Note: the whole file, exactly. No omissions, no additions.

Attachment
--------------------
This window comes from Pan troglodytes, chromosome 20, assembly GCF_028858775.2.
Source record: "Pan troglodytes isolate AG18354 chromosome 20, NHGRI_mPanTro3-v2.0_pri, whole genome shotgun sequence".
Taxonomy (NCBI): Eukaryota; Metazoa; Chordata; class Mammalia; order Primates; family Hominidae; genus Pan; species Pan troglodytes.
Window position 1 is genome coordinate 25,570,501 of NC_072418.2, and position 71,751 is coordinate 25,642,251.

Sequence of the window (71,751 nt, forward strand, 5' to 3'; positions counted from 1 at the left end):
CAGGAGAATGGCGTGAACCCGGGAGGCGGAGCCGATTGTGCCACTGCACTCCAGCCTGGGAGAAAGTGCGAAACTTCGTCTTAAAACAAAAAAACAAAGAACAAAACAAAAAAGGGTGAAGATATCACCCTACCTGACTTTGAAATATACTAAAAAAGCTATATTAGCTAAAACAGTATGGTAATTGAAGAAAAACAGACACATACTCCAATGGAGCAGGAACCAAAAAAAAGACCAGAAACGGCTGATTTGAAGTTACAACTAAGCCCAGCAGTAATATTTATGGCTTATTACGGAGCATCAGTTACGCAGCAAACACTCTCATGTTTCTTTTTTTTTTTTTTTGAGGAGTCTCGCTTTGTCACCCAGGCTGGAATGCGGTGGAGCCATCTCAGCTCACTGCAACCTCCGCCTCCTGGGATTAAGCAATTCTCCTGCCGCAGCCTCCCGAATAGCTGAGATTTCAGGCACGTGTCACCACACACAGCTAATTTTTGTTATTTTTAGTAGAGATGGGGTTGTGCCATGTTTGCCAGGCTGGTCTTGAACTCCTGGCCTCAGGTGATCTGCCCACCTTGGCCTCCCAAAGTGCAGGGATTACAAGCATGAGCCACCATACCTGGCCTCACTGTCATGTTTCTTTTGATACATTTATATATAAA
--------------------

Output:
This window comes from Pan troglodytes, chromosome 20, assembly GCF_028858775.2.
Source record: "Pan troglodytes isolate AG18354 chromosome 20, NHGRI_mPanTro3-v2.0_pri, whole genome shotgun sequence".
Taxonomy (NCBI): Eukaryota; Metazoa; Chordata; class Mammalia; order Primates; family Hominidae; genus Pan; species Pan troglodytes.
Window position 1 is genome coordinate 25,570,501 of NC_072418.2, and position 71,751 is coordinate 25,642,251.

Sequence of the window (71,751 nt, forward strand, 5' to 3'; positions counted from 1 at the left end):
CAGGAGAATGGCGTGAACCCGGGAGGCGGAGCCGATTGTGCCACTGCACTCCAGCCTGGGAGAAAGTGCGAAACTTCGTCTTAAAACAAAAAAACAAAGAACAAAACAAAAAAGGGTGAAGATATCACCCTACCTGACTTTGAAATATACTAAAAAAGCTATATTAGCTAAAACAGTATGGTAATTGAAGAAAAACAGACACATACTCCAATGGAGCAGGAACCAAAAAAAAGACCAGAAACGGCTGATTTGAAGTTACAACTAAGCCCAGCAGTAATATTTATGGCTTATTACGGAGCATCAGTTACGCAGCAAACACTCTCATGTTTCTTTTTTTTTTTTTTTGAGGAGTCTCGCTTTGTCACCCAGGCTGGAATGCGGTGGAGCCATCTCAGCTCACTGCAACCTCCGCCTCCTGGGATTAAGCAATTCTCCTGCCGCAGCCTCCCGAATAGCTGAGATTTCAGGCACGTGTCACCACACACAGCTAATTTTTGTTATTTTTAGTAGAGATGGGGTTGTGCCATGTTTGCCAGGCTGGTCTTGAACTCCTGGCCTCAGGTGATCTGCCCACCTTGGCCTCCCAAAGTGCAGGGATTACAAGCATGAGCCACCATACCTGGCCTCACTGTCATGTTTCTTTTGATACATTTATATATAAA